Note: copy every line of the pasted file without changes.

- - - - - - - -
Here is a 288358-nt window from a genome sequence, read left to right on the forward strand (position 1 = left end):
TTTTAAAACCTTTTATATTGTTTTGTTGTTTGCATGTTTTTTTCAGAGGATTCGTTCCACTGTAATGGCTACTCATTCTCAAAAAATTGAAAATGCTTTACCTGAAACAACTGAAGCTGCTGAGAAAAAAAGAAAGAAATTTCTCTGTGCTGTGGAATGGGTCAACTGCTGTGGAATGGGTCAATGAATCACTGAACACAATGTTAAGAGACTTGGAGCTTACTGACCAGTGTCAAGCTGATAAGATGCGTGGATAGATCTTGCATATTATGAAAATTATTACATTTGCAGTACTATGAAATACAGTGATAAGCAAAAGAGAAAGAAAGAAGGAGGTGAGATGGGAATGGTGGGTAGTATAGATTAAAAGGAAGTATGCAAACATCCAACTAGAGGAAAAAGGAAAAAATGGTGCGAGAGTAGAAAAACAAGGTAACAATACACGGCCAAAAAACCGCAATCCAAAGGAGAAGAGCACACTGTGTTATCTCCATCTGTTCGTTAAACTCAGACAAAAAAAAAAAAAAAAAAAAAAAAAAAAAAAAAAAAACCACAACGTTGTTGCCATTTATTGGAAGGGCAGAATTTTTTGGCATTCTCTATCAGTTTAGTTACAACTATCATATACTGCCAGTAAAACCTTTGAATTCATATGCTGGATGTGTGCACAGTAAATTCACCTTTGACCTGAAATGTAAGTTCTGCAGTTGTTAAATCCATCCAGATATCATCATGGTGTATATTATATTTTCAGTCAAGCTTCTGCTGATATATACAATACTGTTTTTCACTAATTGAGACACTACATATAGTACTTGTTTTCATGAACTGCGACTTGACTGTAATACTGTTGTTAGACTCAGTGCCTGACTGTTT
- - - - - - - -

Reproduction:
Here is a 288358-nt window from a genome sequence, read left to right on the forward strand (position 1 = left end):
TTTTAAAACCTTTTATATTGTTTTGTTGTTTGCATGTTTTTTTCAGAGGATTCGTTCCACTGTAATGGCTACTCATTCTCAAAAAATTGAAAATGCTTTACCTGAAACAACTGAAGCTGCTGAGAAAAAAAGAAAGAAATTTCTCTGTGCTGTGGAATGGGTCAACTGCTGTGGAATGGGTCAATGAATCACTGAACACAATGTTAAGAGACTTGGAGCTTACTGACCAGTGTCAAGCTGATAAGATGCGTGGATAGATCTTGCATATTATGAAAATTATTACATTTGCAGTACTATGAAATACAGTGATAAGCAAAAGAGAAAGAAAGAAGGAGGTGAGATGGGAATGGTGGGTAGTATAGATTAAAAGGAAGTATGCAAACATCCAACTAGAGGAAAAAGGAAAAAATGGTGCGAGAGTAGAAAAACAAGGTAACAATACACGGCCAAAAAACCGCAATCCAAAGGAGAAGAGCACACTGTGTTATCTCCATCTGTTCGTTAAACTCAGACAAAAAAAAAAAAAAAAAAAAAAAAAAAAAAAAAAAAACCACAACGTTGTTGCCATTTATTGGAAGGGCAGAATTTTTTGGCATTCTCTATCAGTTTAGTTACAACTATCATATACTGCCAGTAAAACCTTTGAATTCATATGCTGGATGTGTGCACAGTAAATTCACCTTTGACCTGAAATGTAAGTTCTGCAGTTGTTAAATCCATCCAGATATCATCATGGTGTATATTATATTTTCAGTCAAGCTTCTGCTGATATATACAATACTGTTTTTCACTAATTGAGACACTACATATAGTACTTGTTTTCATGAACTGCGACTTGACTGTAATACTGTTGTTAGACTCAGTGCCTGACTGTTT